Hopes Investors Zoom In On IPO

Maybe someday everybody will shop for new homes and office space on the
Internet. Maybe even sooner, enough people will do it so that some
companies offering virtual tours of real estate properties will
consistently make a profit.

But that time is not now, and it’s hard to say when it will arrive. When
it does, though, plans to be the market leader.

The company registered Monday for an initial public offering of stock
designed to raise $57.5 million, money the company is counting on to
fuel its rapid-growth strategy.

That plan resulted in a dramatic increase in revenue in the first
quarter this year. The $88,658 in sales for Q1 is more than four times
the revenue from Q1 ’98, and more than 1998’s total of $77,410. Small
numbers, though the trend is good.

The flow of red ink also quickened, with net loss in Q1 topping $6
million, compared to losses of $0.53 million in last year’s first
quarter and $1.8 million for all of ’98.

Based in Palo Alto, Calif., was formed in 1995 as Jutvision
(supposedly based on a nickname of one company founder), switching to
its current name only two months ago.

The company uses Java-based proprietary technology that allows Web users
to take virtual, 360-degree tours of real estate properties in the
United States and Canada. Viewers can look at the exterior and interior
of a property, and have the ability to pan and zoom. produces the videos, using nearly 200 video professionals
located across the continent. The company derives revenues by charging
real estate agents a fee of as low as $100 to make a videotape and
distribute it through numerous Web sites, or even e-mail.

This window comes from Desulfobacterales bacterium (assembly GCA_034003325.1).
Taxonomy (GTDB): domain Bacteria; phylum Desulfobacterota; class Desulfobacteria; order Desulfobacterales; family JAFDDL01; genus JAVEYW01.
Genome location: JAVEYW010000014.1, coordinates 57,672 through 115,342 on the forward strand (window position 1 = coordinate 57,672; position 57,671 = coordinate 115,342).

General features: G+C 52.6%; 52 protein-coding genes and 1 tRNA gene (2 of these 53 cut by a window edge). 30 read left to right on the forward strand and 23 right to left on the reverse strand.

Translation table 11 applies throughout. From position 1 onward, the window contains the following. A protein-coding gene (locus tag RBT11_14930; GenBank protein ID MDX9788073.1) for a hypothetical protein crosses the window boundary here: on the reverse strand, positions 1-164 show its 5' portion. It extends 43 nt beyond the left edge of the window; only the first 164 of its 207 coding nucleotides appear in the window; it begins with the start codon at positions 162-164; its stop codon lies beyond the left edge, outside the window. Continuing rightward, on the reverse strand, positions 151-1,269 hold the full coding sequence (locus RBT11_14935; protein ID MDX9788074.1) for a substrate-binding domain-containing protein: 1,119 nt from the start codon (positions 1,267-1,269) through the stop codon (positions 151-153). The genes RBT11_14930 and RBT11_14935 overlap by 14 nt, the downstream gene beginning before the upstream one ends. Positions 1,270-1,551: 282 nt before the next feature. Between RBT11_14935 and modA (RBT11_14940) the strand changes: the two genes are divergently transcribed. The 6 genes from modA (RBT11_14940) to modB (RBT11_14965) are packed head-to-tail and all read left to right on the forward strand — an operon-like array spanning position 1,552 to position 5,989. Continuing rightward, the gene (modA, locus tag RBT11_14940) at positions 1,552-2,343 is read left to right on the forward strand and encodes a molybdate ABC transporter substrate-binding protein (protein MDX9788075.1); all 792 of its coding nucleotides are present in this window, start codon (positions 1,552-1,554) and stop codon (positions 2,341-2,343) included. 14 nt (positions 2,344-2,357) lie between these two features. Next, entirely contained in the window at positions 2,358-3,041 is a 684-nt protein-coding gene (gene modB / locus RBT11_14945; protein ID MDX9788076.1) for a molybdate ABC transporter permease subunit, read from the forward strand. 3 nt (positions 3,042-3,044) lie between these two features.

Some of the most popular Web sites for home shoppers offer’s
video tour service, including, and
Portals such as America Online, @Home/Excite, Infoseek and news site

Still, despite any hype you may hear, video in any form on the Internet
is still early-stage, primarily due to bandwidth problems.
acknowledges this in its S-1 filing:

“Our success will depend in large part on widespread market acceptance
of virtual tours to display properties online,” the company says in the
SEC document.

And that will depend on the quality of the video experience. A sample
virtual tour offered at looks pretty good, but is
sluggish coming over a 56K modem. Most surfers wouldn’t have the
patience to slog through a number of these at slow speed, which is the
speed most consumers are stuck with today.

Further,’s target market – online real estate – is also in
its early stages because many real estate agents have been slow to
embrace the Internet.

The bottom line is that is asking investors to bet on their
horse in a race of unknown duration and with unknown stakes. In the
current Internet IPO environment, that could be a tough sale.

Lead underwriter for the offering is Prudential Securities. The proposed Nasdaq symbol is BAMB.

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